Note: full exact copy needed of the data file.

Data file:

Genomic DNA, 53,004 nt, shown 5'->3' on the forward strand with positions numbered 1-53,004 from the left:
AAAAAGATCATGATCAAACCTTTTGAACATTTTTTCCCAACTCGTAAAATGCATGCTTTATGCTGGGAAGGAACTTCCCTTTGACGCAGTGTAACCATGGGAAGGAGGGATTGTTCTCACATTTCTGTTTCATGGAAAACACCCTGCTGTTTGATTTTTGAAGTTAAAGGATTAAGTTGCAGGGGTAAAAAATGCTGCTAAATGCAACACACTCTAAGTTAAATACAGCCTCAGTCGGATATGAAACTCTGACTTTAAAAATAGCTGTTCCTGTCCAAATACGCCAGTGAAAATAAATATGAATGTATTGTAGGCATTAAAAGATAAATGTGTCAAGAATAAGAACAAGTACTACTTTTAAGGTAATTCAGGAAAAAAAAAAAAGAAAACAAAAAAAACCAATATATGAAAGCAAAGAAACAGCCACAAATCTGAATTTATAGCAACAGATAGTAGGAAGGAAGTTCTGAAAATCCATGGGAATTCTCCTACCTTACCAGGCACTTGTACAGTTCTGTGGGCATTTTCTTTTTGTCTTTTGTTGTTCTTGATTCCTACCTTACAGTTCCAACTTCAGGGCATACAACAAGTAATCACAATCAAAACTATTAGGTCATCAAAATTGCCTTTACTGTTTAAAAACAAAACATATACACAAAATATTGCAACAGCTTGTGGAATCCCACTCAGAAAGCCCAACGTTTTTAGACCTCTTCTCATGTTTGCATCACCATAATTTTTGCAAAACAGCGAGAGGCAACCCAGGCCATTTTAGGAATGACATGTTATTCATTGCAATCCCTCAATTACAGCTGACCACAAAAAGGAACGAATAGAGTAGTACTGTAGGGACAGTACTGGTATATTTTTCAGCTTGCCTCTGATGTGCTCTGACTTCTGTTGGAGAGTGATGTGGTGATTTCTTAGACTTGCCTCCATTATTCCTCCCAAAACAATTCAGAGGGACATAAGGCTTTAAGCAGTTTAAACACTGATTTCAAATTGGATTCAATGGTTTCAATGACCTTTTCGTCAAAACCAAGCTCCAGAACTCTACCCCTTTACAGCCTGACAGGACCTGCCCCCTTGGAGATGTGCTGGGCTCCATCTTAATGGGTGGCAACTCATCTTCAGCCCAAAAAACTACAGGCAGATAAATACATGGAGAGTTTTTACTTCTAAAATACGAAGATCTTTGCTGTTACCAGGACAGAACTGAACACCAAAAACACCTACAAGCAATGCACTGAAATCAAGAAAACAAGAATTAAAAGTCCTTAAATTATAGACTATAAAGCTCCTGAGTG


Genomic DNA, 53,004 nt, shown 5'->3' on the forward strand with positions numbered 1-53,004 from the left:
AAAAAGATCATGATCAAACCTTTTGAACATTTTTTCCCAACTCGTAAAATGCATGCTTTATGCTGGGAAGGAACTTCCCTTTGACGCAGTGTAACCATGGGAAGGAGGGATTGTTCTCACATTTCTGTTTCATGGAAAACACCCTGCTGTTTGATTTTTGAAGTTAAAGGATTAAGTTGCAGGGGTAAAAAATGCTGCTAAATGCAACACACTCTAAGTTAAATACAGCCTCAGTCGGATATGAAACTCTGACTTTAAAAATAGCTGTTCCTGTCCAAATACGCCAGTGAAAATAAATATGAATGTATTGTAGGCATTAAAAGATAAATGTGTCAAGAATAAGAACAAGTACTACTTTTAAGGTAATTCAGGAAAAAAAAAAAAGAAAACAAAAAAAACCAATATATGAAAGCAAAGAAACAGCCACAAATCTGAATTTATAGCAACAGATAGTAGGAAGGAAGTTCTGAAAATCCATGGGAATTCTCCTACCTTACCAGGCACTTGTACAGTTCTGTGGGCATTTTCTTTTTGTCTTTTGTTGTTCTTGATTCCTACCTTACAGTTCCAACTTCAGGGCATACAACAAGTAATCACAATCAAAACTATTAGGTCATCAAAATTGCCTTTACTGTTTAAAAACAAAACATATACACAAAATATTGCAACAGCTTGTGGAATCCCACTCAGAAAGCCCAACGTTTTTAGACCTCTTCTCATGTTTGCATCACCATAATTTTTGCAAAACAGCGAGAGGCAACCCAGGCCATTTTAGGAATGACATGTTATTCATTGCAATCCCTCAATTACAGCTGACCACAAAAAGGAACGAATAGAGTAGTACTGTAGGGACAGTACTGGTATATTTTTCAGCTTGCCTCTGATGTGCTCTGACTTCTGTTGGAGAGTGATGTGGTGATTTCTTAGACTTGCCTCCATTATTCCTCCCAAAACAATTCAGAGGGACATAAGGCTTTAAGCAGTTTAAACACTGATTTCAAATTGGATTCAATGGTTTCAATGACCTTTTCGTCAAAACCAAGCTCCAGAACTCTACCCCTTTACAGCCTGACAGGACCTGCCCCCTTGGAGATGTGCTGGGCTCCATCTTAATGGGTGGCAACTCATCTTCAGCCCAAAAAACTACAGGCAGATAAATACATGGAGAGTTTTTACTTCTAAAATACGAAGATCTTTGCTGTTACCAGGACAGAACTGAACACCAAAAACACCTACAAGCAATGCACTGAAATCAAGAAAACAAGAATTAAAAGTCCTTAAATTATAGACTATAAAGCTCCTGAGTG